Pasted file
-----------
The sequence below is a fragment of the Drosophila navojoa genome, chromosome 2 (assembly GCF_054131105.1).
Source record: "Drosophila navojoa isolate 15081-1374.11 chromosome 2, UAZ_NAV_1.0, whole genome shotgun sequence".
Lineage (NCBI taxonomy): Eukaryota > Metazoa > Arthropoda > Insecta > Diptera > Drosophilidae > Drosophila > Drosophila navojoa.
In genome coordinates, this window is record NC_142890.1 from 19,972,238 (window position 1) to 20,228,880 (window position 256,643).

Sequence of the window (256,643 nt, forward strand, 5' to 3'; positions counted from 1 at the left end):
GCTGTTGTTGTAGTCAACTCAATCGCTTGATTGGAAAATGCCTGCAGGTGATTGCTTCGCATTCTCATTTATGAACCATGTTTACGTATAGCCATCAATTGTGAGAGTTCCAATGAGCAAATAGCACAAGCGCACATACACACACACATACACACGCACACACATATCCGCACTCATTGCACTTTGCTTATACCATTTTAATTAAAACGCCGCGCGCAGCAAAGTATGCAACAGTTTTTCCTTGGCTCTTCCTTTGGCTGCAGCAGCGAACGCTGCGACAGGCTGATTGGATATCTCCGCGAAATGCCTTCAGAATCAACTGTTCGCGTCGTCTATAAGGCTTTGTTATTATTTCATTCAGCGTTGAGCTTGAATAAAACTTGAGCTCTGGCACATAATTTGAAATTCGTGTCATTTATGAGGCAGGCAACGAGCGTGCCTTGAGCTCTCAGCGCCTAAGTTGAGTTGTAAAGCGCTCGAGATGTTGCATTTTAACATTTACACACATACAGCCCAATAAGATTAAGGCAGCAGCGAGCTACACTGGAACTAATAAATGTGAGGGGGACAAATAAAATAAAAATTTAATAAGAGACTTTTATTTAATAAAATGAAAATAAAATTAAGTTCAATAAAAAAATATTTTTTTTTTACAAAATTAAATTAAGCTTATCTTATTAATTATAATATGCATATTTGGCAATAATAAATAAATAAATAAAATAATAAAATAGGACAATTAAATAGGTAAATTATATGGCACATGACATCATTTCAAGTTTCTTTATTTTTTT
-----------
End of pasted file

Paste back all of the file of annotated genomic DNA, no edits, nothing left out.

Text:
The sequence below is a fragment of the Drosophila navojoa genome, chromosome 2 (assembly GCF_054131105.1).
Source record: "Drosophila navojoa isolate 15081-1374.11 chromosome 2, UAZ_NAV_1.0, whole genome shotgun sequence".
Lineage (NCBI taxonomy): Eukaryota > Metazoa > Arthropoda > Insecta > Diptera > Drosophilidae > Drosophila > Drosophila navojoa.
In genome coordinates, this window is record NC_142890.1 from 19,972,238 (window position 1) to 20,228,880 (window position 256,643).

Sequence of the window (256,643 nt, forward strand, 5' to 3'; positions counted from 1 at the left end):
GCTGTTGTTGTAGTCAACTCAATCGCTTGATTGGAAAATGCCTGCAGGTGATTGCTTCGCATTCTCATTTATGAACCATGTTTACGTATAGCCATCAATTGTGAGAGTTCCAATGAGCAAATAGCACAAGCGCACATACACACACACATACACACGCACACACATATCCGCACTCATTGCACTTTGCTTATACCATTTTAATTAAAACGCCGCGCGCAGCAAAGTATGCAACAGTTTTTCCTTGGCTCTTCCTTTGGCTGCAGCAGCGAACGCTGCGACAGGCTGATTGGATATCTCCGCGAAATGCCTTCAGAATCAACTGTTCGCGTCGTCTATAAGGCTTTGTTATTATTTCATTCAGCGTTGAGCTTGAATAAAACTTGAGCTCTGGCACATAATTTGAAATTCGTGTCATTTATGAGGCAGGCAACGAGCGTGCCTTGAGCTCTCAGCGCCTAAGTTGAGTTGTAAAGCGCTCGAGATGTTGCATTTTAACATTTACACACATACAGCCCAATAAGATTAAGGCAGCAGCGAGCTACACTGGAACTAATAAATGTGAGGGGGACAAATAAAATAAAAATTTAATAAGAGACTTTTATTTAATAAAATGAAAATAAAATTAAGTTCAATAAAAAAATATTTTTTTTTTACAAAATTAAATTAAGCTTATCTTATTAATTATAATATGCATATTTGGCAATAATAAATAAATAAATAAAATAATAAAATAGGACAATTAAATAGGTAAATTATATGGCACATGACATCATTTCAAGTTTCTTTATTTTTTT